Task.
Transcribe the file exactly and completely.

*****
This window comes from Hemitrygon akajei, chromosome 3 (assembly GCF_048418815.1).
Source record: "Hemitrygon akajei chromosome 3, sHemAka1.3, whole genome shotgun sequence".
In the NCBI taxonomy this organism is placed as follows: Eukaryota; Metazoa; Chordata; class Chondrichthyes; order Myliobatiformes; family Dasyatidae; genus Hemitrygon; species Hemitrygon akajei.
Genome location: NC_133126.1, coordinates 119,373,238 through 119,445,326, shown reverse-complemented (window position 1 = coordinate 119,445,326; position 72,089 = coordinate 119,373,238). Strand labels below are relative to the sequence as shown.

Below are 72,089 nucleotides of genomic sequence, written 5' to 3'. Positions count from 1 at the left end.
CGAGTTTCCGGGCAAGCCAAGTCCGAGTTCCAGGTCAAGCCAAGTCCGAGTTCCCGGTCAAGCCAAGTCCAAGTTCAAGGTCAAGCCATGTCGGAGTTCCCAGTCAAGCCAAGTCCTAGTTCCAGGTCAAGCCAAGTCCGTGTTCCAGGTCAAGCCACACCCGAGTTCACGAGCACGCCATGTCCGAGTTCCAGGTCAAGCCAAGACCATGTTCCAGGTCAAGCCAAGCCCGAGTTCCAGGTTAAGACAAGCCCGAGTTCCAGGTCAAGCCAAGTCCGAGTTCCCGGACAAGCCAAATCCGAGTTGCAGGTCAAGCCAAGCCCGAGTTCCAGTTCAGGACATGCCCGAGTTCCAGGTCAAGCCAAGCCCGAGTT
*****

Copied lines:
This window comes from Hemitrygon akajei, chromosome 3 (assembly GCF_048418815.1).
Source record: "Hemitrygon akajei chromosome 3, sHemAka1.3, whole genome shotgun sequence".
In the NCBI taxonomy this organism is placed as follows: Eukaryota; Metazoa; Chordata; class Chondrichthyes; order Myliobatiformes; family Dasyatidae; genus Hemitrygon; species Hemitrygon akajei.
Genome location: NC_133126.1, coordinates 119,373,238 through 119,445,326, shown reverse-complemented (window position 1 = coordinate 119,445,326; position 72,089 = coordinate 119,373,238). Strand labels below are relative to the sequence as shown.

Below are 72,089 nucleotides of genomic sequence, written 5' to 3'. Positions count from 1 at the left end.
CGAGTTTCCGGGCAAGCCAAGTCCGAGTTCCAGGTCAAGCCAAGTCCGAGTTCCCGGTCAAGCCAAGTCCAAGTTCAAGGTCAAGCCATGTCGGAGTTCCCAGTCAAGCCAAGTCCTAGTTCCAGGTCAAGCCAAGTCCGTGTTCCAGGTCAAGCCACACCCGAGTTCACGAGCACGCCATGTCCGAGTTCCAGGTCAAGCCAAGACCATGTTCCAGGTCAAGCCAAGCCCGAGTTCCAGGTTAAGACAAGCCCGAGTTCCAGGTCAAGCCAAGTCCGAGTTCCCGGACAAGCCAAATCCGAGTTGCAGGTCAAGCCAAGCCCGAGTTCCAGTTCAGGACATGCCCGAGTTCCAGGTCAAGCCAAGCCCGAGTT